Our resident drift enthusiast Danny Korecki spent a day throwing around a brand-new Toyota GR86 at a pro-level drift course. The best part, Formula Drift pros taught him some skills, and you can experience it for yourself as well.
Due to my love of drifting and prior coverage of professional drifting, Toyota invited me to visit Raceway Park in Englishtown, N.J., for some fun with the pros after the Formula Drift event weekend being held there was over. The main goal was to get behind the wheel of Toyota’s newest enthusiast vehicle — the GR86 — and learn the skills needed to slide the car around.
While I was going to get my hands on the GR86, it was to be a full drift day getting eyes on some of the best professional drift cars in the business, as well as being taught to drift by some of the Formula Drift pros.
Overview From the Best Builder in Formula Drift
Stephen Papadakis got his start setting drag race records in front-wheel-drive Hondas, and then switched to drifting in Formula Drift. He then took a step back to be a team owner/car builder on one of the best drift teams in the world — Papadakis Racing.
At the start of our event, Papadakis gave us a quick overview of his two newest prized machines: a Toyota GR Supra driven by Fredric Aasbo and a Toyota GR Corolla driven by Ryan Tuerck. Jhonnattan Castro was also taking part in our event — with Papadakis maintaining his GR86 drift car as well — but it was not available to partake in the day’s fun.
Papadakis showed us the engines, the safety features, and all the technology that makes these machines excel on the track. He was sure to emphasize that we could take pictures of whatever we wanted; there were no secrets here.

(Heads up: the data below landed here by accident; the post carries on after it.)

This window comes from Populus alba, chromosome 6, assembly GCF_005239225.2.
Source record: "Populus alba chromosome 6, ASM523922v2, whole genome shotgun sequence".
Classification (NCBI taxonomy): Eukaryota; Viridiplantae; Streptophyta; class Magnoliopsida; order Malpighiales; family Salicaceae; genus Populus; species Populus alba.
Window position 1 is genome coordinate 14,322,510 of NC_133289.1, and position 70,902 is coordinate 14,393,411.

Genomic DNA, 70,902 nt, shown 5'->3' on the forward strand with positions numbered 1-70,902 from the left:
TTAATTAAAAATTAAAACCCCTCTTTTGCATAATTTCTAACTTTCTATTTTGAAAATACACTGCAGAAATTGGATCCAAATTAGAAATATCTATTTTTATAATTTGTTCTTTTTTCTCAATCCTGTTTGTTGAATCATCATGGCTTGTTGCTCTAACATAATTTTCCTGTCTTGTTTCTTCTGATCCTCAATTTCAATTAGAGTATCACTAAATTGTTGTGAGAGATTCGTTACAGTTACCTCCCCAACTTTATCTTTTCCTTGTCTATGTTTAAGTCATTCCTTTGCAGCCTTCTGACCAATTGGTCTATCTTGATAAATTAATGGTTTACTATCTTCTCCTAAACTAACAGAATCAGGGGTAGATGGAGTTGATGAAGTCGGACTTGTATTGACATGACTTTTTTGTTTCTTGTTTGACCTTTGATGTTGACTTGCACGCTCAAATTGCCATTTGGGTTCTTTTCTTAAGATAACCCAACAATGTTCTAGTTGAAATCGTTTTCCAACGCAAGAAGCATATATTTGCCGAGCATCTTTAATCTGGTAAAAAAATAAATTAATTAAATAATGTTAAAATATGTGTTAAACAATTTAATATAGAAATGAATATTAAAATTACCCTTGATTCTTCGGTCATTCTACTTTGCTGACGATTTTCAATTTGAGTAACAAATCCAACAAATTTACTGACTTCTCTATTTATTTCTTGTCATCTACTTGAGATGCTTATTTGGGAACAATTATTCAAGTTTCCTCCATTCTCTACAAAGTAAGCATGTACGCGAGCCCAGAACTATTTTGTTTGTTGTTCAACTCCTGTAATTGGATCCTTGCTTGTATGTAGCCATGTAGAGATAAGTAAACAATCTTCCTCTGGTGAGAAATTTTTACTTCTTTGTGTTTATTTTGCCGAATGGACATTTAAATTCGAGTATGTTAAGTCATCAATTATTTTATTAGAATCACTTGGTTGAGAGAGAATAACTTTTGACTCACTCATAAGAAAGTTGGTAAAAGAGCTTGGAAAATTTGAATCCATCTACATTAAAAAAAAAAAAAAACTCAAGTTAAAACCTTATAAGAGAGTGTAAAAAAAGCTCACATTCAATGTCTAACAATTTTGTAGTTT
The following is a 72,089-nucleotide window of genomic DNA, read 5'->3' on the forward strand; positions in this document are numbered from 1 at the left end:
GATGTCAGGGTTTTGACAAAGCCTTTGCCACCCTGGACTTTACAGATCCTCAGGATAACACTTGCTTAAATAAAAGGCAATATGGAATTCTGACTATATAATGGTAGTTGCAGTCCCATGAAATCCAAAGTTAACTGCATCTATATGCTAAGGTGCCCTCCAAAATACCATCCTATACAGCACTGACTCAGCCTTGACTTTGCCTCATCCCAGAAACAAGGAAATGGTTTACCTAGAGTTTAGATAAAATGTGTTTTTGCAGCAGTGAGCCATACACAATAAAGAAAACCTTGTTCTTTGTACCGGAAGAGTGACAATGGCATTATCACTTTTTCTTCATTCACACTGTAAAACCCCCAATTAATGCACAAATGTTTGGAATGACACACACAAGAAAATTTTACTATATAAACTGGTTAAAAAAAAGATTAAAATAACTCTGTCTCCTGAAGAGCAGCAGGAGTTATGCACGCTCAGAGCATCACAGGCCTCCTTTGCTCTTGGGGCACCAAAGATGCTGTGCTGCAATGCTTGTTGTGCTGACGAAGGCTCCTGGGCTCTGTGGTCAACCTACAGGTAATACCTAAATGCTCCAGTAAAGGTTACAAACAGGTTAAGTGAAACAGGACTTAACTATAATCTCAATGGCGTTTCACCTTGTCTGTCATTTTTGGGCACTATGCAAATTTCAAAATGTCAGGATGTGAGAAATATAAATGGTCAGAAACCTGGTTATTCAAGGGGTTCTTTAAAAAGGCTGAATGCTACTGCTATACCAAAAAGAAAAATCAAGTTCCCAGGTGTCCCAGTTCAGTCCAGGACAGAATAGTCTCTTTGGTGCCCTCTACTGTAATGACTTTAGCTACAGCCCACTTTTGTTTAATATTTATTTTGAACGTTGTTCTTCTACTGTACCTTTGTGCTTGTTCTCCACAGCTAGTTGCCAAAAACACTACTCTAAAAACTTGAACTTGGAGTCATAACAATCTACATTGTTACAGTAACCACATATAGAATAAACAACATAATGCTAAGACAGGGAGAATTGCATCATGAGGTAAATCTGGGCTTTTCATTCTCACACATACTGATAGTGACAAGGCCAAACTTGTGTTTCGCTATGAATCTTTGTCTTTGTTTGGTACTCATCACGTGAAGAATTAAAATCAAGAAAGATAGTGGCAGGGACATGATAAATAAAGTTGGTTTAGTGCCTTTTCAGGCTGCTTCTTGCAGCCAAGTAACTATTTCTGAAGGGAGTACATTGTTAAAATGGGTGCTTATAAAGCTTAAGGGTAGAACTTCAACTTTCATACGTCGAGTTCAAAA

Papadakis even runs a successful YouTube channel where he details the builds of these cars from start to finish, as well as all the updates in between.
Seeing How the Pros Do It
Aasbo and Tuerck hopped in their Formula Drift Pro cars to warm them up for the day. I was invited with a few other media folks and at the end of the day, we were all going to get ride-alongs with the pair.
In the meantime, we were shown just what they can do behind the wheel in the box area of Raceway Park. We were given a play-by-play from Castro on everything from how they were warming up their tires to why and where they were placing their cars on the track.
Getting Behind the Wheel of the GR86
After getting a detailed walkthrough of the Papadakis-built machines and seeing the pros warm up their rides for the day, it was time for me to get set up with either Tuerck, Castro, or Aasbo to start learning how to slide the GR86s around.
We broke off into groups of two to three students per driver. I was fortunate to get paired up with two-time and current Formula Drift Champion (2015 and 2021) Fredric Aasbo.
The 2022 Toyota GR86 comes from the factory as a car ready to slide around. In fact, the GR86 is so queued up for car enthusiasts that Toyota throws in a complimentary track day with each one it sells.
The GR86 comes powered by a 2.4L four-cylinder engine kicking out 228 horsepower and 184 pound-feet of torque and sends that power exclusively to the rear wheels. For drift purposes, all of the GR86s we drove were manual transmission machines.
Step one in the driver seat was to disable the traction control and other driver aids to allow the tires to break loose with ease. Step two was to get comfortable in the cars.
The pros set up a cone course to be able to evaluate our level of car control ability. The pros rode passenger seat while we all attempted basically a slalom course with a turnaround. That turnaround quickly became a drift-around and everyone knew we were all ready for the next step.
Let the Fun Begin
After the initial slalom course, the pros set up a very large donut out of cones with a clipping point in the middle.
It’s pretty easy to turn the wheel hard and do a donut around the inside tire and slowly circle around, but our goal was to work toward controlled drifts closer to the outside of the large donut circle. With Aasbo riding in the passenger seat, he helped me polish my skills in what I would call “controlled pre-donut exercises” before progressing to full-on controlled skids.